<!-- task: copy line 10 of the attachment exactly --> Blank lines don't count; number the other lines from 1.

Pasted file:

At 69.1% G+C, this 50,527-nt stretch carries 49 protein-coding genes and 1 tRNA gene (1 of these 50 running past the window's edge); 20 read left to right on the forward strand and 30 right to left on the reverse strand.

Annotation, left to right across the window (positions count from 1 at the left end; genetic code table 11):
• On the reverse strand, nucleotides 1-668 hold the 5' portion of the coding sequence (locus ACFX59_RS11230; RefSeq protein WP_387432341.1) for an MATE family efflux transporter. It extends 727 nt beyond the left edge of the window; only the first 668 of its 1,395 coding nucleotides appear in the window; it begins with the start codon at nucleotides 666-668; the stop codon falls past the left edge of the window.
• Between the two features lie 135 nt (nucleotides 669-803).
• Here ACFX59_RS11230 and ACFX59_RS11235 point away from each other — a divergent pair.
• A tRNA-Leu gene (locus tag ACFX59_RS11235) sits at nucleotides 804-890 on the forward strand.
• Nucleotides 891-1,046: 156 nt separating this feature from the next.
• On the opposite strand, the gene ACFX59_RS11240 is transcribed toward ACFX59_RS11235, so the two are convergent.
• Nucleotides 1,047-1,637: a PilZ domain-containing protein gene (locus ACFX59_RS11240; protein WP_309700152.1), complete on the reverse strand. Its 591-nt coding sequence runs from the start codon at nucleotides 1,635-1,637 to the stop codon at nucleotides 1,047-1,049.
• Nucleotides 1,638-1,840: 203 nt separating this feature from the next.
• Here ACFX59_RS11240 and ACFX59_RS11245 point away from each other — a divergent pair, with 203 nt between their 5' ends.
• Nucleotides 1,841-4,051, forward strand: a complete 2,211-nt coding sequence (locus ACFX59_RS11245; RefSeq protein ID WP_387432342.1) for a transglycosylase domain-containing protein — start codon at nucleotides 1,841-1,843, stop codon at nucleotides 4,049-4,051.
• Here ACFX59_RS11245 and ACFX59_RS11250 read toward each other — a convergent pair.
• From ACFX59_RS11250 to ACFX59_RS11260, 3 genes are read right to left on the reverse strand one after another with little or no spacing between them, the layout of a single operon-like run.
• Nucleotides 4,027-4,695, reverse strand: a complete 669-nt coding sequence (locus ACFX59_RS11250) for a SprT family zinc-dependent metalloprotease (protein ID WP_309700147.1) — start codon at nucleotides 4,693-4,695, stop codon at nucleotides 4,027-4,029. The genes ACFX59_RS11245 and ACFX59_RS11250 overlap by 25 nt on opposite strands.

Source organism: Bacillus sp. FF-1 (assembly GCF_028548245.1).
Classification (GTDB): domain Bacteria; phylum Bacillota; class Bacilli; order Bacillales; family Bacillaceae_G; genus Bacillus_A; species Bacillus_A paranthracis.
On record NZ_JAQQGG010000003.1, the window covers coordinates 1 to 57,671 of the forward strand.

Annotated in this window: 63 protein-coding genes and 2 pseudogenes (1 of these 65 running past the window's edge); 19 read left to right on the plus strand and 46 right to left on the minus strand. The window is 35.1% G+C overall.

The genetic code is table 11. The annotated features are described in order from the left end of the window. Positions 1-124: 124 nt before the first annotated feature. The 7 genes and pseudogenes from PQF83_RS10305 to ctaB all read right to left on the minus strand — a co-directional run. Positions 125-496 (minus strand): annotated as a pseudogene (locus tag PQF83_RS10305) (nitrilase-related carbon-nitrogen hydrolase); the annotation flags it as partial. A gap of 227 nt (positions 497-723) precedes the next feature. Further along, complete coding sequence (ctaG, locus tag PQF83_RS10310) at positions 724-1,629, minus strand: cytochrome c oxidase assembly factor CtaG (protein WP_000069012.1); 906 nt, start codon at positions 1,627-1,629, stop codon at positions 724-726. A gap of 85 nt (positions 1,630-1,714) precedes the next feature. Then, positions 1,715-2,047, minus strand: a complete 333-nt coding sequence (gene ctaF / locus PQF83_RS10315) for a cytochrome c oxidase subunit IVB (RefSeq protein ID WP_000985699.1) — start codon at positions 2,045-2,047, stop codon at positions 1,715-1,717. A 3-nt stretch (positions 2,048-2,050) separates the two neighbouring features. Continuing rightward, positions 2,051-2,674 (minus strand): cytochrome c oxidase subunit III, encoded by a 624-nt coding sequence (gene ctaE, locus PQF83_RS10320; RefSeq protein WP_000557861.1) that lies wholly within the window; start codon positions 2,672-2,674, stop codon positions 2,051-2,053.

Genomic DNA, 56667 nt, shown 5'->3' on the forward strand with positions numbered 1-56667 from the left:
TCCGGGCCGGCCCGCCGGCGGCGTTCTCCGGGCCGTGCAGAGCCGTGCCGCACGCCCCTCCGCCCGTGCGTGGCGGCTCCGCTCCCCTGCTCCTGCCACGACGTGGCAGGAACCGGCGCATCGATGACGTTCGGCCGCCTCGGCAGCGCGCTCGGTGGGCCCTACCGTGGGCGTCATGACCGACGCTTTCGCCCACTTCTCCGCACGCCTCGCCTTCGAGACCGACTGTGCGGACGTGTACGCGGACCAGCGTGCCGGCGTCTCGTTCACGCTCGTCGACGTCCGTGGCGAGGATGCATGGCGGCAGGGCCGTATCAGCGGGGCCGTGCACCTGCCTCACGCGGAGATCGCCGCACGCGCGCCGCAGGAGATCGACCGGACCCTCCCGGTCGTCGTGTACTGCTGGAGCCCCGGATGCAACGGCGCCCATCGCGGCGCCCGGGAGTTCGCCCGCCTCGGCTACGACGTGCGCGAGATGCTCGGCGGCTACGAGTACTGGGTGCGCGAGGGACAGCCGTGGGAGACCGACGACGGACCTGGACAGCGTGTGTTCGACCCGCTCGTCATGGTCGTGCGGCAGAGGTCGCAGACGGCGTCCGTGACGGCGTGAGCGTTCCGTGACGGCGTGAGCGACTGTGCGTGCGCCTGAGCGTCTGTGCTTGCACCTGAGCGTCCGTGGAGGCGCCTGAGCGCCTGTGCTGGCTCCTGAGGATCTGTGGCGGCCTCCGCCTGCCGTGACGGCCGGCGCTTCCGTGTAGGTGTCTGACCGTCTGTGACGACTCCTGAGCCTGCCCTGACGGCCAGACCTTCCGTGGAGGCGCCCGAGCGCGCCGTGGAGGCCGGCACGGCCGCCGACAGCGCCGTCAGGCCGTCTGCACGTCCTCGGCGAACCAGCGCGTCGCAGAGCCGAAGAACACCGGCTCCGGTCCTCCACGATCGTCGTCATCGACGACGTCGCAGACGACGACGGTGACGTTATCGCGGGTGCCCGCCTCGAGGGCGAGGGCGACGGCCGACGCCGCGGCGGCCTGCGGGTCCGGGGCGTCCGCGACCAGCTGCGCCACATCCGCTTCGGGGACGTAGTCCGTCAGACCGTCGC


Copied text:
• Nucleotides 1,638-1,840: 203 nt separating this feature from the next.